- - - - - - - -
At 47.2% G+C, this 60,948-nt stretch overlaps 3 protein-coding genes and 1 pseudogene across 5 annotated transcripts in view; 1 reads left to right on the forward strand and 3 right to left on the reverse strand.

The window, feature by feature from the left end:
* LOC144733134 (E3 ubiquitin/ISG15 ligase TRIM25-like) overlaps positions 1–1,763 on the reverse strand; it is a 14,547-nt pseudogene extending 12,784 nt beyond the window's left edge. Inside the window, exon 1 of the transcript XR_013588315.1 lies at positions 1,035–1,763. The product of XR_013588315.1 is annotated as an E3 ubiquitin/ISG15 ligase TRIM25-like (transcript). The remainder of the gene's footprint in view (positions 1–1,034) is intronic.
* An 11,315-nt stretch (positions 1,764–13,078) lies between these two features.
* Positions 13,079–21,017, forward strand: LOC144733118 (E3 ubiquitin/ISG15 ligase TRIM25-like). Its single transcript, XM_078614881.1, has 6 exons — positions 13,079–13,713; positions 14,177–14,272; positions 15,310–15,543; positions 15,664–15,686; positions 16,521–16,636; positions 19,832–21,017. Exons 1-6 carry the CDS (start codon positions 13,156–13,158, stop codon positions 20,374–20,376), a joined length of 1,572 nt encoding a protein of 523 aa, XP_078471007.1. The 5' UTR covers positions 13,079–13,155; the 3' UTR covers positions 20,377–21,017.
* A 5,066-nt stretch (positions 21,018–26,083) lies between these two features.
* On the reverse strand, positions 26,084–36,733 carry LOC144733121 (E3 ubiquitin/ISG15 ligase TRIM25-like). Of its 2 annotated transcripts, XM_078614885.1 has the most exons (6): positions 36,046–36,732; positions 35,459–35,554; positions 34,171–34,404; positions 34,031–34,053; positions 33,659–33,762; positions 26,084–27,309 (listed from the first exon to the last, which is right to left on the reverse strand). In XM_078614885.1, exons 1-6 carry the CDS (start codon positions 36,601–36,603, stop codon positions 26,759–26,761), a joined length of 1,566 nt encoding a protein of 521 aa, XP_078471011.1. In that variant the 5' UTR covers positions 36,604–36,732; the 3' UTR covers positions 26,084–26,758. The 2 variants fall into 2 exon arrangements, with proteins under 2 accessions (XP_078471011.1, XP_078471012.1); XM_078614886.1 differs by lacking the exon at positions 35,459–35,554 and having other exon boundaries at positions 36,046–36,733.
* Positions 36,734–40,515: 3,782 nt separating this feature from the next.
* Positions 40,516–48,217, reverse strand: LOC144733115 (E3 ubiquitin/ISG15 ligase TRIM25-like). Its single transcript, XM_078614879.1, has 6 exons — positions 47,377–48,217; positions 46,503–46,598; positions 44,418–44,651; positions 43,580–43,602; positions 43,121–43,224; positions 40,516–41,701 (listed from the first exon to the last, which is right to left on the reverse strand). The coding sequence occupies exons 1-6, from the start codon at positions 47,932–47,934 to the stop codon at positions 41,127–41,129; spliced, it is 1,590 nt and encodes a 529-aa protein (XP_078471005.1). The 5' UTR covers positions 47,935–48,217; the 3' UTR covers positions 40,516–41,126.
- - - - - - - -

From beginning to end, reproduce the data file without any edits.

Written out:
At 47.2% G+C, this 60,948-nt stretch overlaps 3 protein-coding genes and 1 pseudogene across 5 annotated transcripts in view; 1 reads left to right on the forward strand and 3 right to left on the reverse strand.

The window, feature by feature from the left end:
* LOC144733134 (E3 ubiquitin/ISG15 ligase TRIM25-like) overlaps positions 1–1,763 on the reverse strand; it is a 14,547-nt pseudogene extending 12,784 nt beyond the window's left edge. Inside the window, exon 1 of the transcript XR_013588315.1 lies at positions 1,035–1,763. The product of XR_013588315.1 is annotated as an E3 ubiquitin/ISG15 ligase TRIM25-like (transcript). The remainder of the gene's footprint in view (positions 1–1,034) is intronic.
* An 11,315-nt stretch (positions 1,764–13,078) lies between these two features.
* Positions 13,079–21,017, forward strand: LOC144733118 (E3 ubiquitin/ISG15 ligase TRIM25-like). Its single transcript, XM_078614881.1, has 6 exons — positions 13,079–13,713; positions 14,177–14,272; positions 15,310–15,543; positions 15,664–15,686; positions 16,521–16,636; positions 19,832–21,017. Exons 1-6 carry the CDS (start codon positions 13,156–13,158, stop codon positions 20,374–20,376), a joined length of 1,572 nt encoding a protein of 523 aa, XP_078471007.1. The 5' UTR covers positions 13,079–13,155; the 3' UTR covers positions 20,377–21,017.
* A 5,066-nt stretch (positions 21,018–26,083) lies between these two features.
* On the reverse strand, positions 26,084–36,733 carry LOC144733121 (E3 ubiquitin/ISG15 ligase TRIM25-like). Of its 2 annotated transcripts, XM_078614885.1 has the most exons (6): positions 36,046–36,732; positions 35,459–35,554; positions 34,171–34,404; positions 34,031–34,053; positions 33,659–33,762; positions 26,084–27,309 (listed from the first exon to the last, which is right to left on the reverse strand). In XM_078614885.1, exons 1-6 carry the CDS (start codon positions 36,601–36,603, stop codon positions 26,759–26,761), a joined length of 1,566 nt encoding a protein of 521 aa, XP_078471011.1. In that variant the 5' UTR covers positions 36,604–36,732; the 3' UTR covers positions 26,084–26,758. The 2 variants fall into 2 exon arrangements, with proteins under 2 accessions (XP_078471011.1, XP_078471012.1); XM_078614886.1 differs by lacking the exon at positions 35,459–35,554 and having other exon boundaries at positions 36,046–36,733.
* Positions 36,734–40,515: 3,782 nt separating this feature from the next.
* Positions 40,516–48,217, reverse strand: LOC144733115 (E3 ubiquitin/ISG15 ligase TRIM25-like). Its single transcript, XM_078614879.1, has 6 exons — positions 47,377–48,217; positions 46,503–46,598; positions 44,418–44,651; positions 43,580–43,602; positions 43,121–43,224; positions 40,516–41,701 (listed from the first exon to the last, which is right to left on the reverse strand). The coding sequence occupies exons 1-6, from the start codon at positions 47,932–47,934 to the stop codon at positions 41,127–41,129; spliced, it is 1,590 nt and encodes a 529-aa protein (XP_078471005.1). The 5' UTR covers positions 47,935–48,217; the 3' UTR covers positions 40,516–41,126.